A writing career often doesn’t pay well. We might spend thousands of unpaid hours learning our craft, more time learning the business, and still more time getting our stories out to the world. And let’s not even talk about the issue of how most books—traditional or indie published—don’t sell all that well.
Because of that difficulty in getting established, many of us have day jobs. Or if we don’t have one now, it’s likely that writing is a second (or third or more) career for us (even if that previous career refers to being a full-time student, a struggling minimum wage worker, or a stay-at-home mom).
My point is that most of us didn’t start straight into writing without making a few detours along the way. To my mind, that’s a good thing. *smile*
As I pointed out in my post with advice for newbie authors, the non-writing experiences we have enrich our writing and can provide benefits to our writing career as well:
“Someone who wants to write murder mysteries would find any kind of career in law enforcement invaluable… Think of counselors or working in a counseling center and how many stories they’re exposed to. … Plus, people with those experiences are highly sought after by other writers. Imagine being able to make extra money by teaching workshops to writers about those things you’ve learned in your day job.”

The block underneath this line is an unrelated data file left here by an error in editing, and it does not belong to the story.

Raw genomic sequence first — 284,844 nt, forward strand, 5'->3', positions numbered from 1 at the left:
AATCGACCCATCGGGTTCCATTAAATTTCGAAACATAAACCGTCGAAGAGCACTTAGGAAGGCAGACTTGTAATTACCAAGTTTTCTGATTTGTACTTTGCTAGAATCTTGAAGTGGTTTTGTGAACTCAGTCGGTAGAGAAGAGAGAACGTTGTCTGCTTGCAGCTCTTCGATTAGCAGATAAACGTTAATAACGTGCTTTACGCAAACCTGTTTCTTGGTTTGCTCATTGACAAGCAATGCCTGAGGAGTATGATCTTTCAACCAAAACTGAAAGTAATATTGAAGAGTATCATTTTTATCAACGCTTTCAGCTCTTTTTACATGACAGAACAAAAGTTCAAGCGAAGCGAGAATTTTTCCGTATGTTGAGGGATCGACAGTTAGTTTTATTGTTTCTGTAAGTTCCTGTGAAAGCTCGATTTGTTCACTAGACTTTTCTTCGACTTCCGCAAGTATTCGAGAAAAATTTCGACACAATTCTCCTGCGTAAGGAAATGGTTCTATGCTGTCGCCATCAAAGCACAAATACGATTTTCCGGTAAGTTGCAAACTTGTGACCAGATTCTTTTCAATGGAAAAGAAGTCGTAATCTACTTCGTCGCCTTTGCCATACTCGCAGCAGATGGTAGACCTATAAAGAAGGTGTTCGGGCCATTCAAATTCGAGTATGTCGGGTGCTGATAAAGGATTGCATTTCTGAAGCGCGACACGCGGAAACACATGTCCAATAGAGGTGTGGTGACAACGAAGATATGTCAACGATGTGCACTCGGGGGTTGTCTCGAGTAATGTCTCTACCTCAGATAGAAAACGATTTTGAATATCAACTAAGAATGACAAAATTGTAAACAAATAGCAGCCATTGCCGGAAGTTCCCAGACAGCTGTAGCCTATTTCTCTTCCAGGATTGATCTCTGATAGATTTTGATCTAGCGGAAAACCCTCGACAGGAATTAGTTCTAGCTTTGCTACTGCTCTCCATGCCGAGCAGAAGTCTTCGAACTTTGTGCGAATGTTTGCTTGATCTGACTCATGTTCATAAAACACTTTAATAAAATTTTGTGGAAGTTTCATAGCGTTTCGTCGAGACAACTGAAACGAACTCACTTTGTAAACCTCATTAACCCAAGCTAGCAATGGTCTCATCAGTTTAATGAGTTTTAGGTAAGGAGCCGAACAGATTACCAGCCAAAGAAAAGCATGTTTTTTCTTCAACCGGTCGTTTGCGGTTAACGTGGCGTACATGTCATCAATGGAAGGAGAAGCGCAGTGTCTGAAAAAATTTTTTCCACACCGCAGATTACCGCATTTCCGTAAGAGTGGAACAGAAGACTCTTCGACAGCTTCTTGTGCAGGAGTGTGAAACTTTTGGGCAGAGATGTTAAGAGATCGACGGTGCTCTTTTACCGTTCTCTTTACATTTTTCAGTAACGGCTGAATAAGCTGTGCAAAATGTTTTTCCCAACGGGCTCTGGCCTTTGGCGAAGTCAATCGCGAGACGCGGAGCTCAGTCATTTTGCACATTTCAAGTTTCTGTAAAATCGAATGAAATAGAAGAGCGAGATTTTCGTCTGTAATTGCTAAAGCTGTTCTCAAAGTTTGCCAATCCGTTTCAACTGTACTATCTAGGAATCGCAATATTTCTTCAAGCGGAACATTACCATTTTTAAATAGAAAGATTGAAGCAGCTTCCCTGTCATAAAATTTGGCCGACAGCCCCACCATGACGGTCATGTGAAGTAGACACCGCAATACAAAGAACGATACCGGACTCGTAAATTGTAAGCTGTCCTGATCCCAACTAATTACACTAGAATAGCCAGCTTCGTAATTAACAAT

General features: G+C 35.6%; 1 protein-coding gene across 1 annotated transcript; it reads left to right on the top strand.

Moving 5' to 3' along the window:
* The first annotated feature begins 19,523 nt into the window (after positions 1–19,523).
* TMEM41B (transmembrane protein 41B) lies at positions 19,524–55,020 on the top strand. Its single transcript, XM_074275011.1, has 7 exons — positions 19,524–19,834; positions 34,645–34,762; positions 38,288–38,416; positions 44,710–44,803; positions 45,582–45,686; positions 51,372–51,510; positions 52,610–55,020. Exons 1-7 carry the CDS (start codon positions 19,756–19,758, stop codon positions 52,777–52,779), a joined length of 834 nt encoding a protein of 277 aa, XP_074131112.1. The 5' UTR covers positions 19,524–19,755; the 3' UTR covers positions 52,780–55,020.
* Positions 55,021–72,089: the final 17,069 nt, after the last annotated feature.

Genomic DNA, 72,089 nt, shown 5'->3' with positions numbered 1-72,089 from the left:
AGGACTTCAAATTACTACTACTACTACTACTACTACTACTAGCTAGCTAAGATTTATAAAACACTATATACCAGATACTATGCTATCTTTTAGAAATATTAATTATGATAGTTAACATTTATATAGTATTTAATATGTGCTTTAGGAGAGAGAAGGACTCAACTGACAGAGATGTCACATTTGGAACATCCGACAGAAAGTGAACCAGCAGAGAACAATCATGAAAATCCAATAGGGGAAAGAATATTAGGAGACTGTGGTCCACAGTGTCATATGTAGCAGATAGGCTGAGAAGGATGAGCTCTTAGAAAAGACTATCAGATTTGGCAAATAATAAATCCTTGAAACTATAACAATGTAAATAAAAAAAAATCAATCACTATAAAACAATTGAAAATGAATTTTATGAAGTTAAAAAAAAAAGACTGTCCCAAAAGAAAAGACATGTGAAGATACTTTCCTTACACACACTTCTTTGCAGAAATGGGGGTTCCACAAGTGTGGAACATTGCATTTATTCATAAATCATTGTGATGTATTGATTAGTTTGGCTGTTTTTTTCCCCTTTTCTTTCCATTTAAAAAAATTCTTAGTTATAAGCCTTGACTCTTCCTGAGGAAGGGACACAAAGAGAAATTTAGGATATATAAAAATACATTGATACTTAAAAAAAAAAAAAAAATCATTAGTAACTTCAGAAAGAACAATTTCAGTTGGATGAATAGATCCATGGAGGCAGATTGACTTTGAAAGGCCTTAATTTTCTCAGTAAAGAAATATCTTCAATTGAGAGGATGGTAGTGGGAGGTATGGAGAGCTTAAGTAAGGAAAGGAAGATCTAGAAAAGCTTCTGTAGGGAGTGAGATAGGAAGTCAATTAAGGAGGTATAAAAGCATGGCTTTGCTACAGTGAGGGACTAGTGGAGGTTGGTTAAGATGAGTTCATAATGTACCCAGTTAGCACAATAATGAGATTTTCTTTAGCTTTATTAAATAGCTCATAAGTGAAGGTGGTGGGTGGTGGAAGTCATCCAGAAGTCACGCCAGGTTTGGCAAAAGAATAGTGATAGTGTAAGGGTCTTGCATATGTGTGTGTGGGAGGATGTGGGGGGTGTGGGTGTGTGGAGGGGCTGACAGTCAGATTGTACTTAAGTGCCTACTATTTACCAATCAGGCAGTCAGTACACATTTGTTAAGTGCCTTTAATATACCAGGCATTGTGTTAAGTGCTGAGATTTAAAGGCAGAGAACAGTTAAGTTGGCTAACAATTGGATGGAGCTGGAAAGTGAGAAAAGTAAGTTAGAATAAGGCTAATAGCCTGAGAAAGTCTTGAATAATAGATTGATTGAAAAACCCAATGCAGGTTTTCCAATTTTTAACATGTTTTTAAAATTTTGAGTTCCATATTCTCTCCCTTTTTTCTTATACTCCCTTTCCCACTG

I was recently reminded of how we’re likely all experts in something after I made my call for guest posts. I received proposals for all kinds of topics, and I had a hard time narrowing down the submissions to just a few posts.
(And if you submitted a proposal and weren’t chosen, I encourage you to post your wonderful ideas somewhere. Let me know if you do, and I’ll tweet a link for you. *grin*)
We Are All Experts
Sometimes our expertise might be writing related. Maybe we’re an expert in fitting writing into a busy life of work, school, or family obligations. Maybe we’re an expert in how to write a certain genre. Maybe we’re an expert in how to use or adapt a certain writing process or how to give insightful critiques.